Mass death of sea urchins threatens Red Sea reefs

The rainbow-hued coral reefs of the Red Sea are teeming with vibrant fish and an array of soft and hard corals that attract divers from around the world. But now, these reefs are threatened by the death of sea urchins that protect the reefs from overgrowth of algae.

Since spring 2023, there has been a mass die-off of Diadema sea urchins in the Mediterranean and northern Red Sea. These ecologically important sea urchins are vital for the health of coral reefs, and if lost, can have dramatic consequences for reef ecosystems.

Aquatil, an environmental research and education non-profit, are taking action to report the disappearance of diadem sea urchins and they need your help. Read on to find out how you can support their Dive4Diadema Citizen Science project.

What are Diadema sea urchins and why do they matter?

Diademais a widespread and ecologically important group of tropical sea urchins made up of nine species.One of these sea urchin species, Diadema setosum (Leske, 1778), entered the Mediterranean Sea through the Suez Canal in 2006 and is currently an established non-native species frequently seen by divers.

The original range of this sea urchin species extends from the central Pacific to the East African coast, including the Red Sea. As grazers, these sea urchins create space for larvae to settle and prevent the spread of algae that can displace slower-growing organisms such as corals. As such, they play a vital role in ensuring the health of coral reef ecosystems.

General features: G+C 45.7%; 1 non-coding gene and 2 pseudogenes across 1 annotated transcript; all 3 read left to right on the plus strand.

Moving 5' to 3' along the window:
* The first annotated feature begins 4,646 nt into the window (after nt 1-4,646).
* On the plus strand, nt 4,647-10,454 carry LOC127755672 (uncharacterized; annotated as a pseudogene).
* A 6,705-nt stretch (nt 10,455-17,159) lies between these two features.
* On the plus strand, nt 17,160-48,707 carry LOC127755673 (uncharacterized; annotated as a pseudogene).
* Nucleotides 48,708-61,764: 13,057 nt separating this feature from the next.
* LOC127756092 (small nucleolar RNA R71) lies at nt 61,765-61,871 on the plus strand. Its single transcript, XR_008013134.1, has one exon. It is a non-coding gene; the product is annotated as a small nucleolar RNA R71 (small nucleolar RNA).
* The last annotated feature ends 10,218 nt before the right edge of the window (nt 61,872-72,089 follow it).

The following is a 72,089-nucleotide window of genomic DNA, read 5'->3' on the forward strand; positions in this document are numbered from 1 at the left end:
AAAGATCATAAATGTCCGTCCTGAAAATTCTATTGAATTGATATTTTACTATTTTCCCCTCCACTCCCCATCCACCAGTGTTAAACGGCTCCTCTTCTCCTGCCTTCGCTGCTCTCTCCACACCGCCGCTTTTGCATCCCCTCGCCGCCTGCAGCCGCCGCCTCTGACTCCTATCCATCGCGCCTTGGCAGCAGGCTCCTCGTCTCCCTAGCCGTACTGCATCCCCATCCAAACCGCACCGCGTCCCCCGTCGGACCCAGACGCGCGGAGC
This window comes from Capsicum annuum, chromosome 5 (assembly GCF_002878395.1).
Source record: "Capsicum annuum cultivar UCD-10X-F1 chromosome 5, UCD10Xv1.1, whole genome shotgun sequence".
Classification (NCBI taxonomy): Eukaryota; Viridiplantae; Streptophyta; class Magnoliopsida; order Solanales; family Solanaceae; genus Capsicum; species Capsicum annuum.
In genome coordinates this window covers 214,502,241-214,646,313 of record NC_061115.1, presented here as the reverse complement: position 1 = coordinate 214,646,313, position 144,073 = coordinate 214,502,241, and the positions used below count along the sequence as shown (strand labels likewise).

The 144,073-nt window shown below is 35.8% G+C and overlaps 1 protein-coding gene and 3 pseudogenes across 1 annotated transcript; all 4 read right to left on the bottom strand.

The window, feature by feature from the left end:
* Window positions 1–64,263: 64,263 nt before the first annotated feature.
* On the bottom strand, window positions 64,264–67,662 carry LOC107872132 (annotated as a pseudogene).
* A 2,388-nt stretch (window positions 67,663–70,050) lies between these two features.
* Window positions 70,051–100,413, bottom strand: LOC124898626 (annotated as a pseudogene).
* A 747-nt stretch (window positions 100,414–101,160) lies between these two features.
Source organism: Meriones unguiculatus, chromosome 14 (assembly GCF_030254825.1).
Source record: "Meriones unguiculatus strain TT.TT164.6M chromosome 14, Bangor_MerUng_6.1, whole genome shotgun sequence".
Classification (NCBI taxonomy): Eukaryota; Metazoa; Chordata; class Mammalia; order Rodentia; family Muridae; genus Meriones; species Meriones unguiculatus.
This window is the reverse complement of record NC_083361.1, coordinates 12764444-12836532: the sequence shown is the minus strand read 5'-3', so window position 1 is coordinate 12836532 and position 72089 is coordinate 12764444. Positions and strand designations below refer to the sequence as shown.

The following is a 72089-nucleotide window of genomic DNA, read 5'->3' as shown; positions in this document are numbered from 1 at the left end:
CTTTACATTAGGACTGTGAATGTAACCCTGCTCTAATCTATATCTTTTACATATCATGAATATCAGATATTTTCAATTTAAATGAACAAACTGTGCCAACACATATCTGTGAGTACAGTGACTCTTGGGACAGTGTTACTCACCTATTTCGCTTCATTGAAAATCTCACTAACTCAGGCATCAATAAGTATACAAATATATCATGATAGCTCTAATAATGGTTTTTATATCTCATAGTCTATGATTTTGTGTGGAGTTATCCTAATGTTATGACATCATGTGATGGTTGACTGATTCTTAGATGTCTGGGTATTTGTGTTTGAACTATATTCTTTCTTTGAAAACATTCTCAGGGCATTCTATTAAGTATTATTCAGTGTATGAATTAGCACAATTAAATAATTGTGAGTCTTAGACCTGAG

Keen to learn more about different marine life and how ocean ecosystems function? Then check out SSI’s Environment Specialty programs.

The mysterious loss of Diademasea urchins

In the early 1980s and 2022, there was a mass die-off of Diadema antillarum in the Caribbean caused by a pathogen. This led to dramatic changes in the coral reefs, which became overgrown with algae.

In 2009, 65% of all Diadema africanumsea urchins died on the African east coast, and in 2018, 93% died in the Canary Islands. Now, in the spring of 2023, a mass die-off of Diadema setosum has also started in the Mediterranean and within a short time has continued into the northern Red Sea.

Concerns have been raised that if this latest die-off continues, the affected coral reefs could become choked with green algae.

How you can help - Dive4Diadema

Aquatil are currently working on a Citizen Science project Dive4Diadema to report the loss of these sea urchins and they need your involvement. They are making a website and a free app for scuba divers to report observations of Diadema sea urchins when they go diving in the Red Sea and diving in the Mediterranean.

It is hoped that Dive4Diadema will become a project for the entire diving community to record the disappearance of Diadema setosum and document the last occurrences. All observations can be sent anonymously or registered with the free app (Android & IOS), which is due to be launched at the end of September. So, grab your dive gear and get involved!

Related: How Soft Sediment Seabeds Can Help Fight Climate Change.

Aquatil is also welcoming financial support to help drive this important project forward. All supporters will be displayed with their logo on the Dive4Diadema project website. If you would like to make a financial contribution, please reach out to the Aquatil team directly at or

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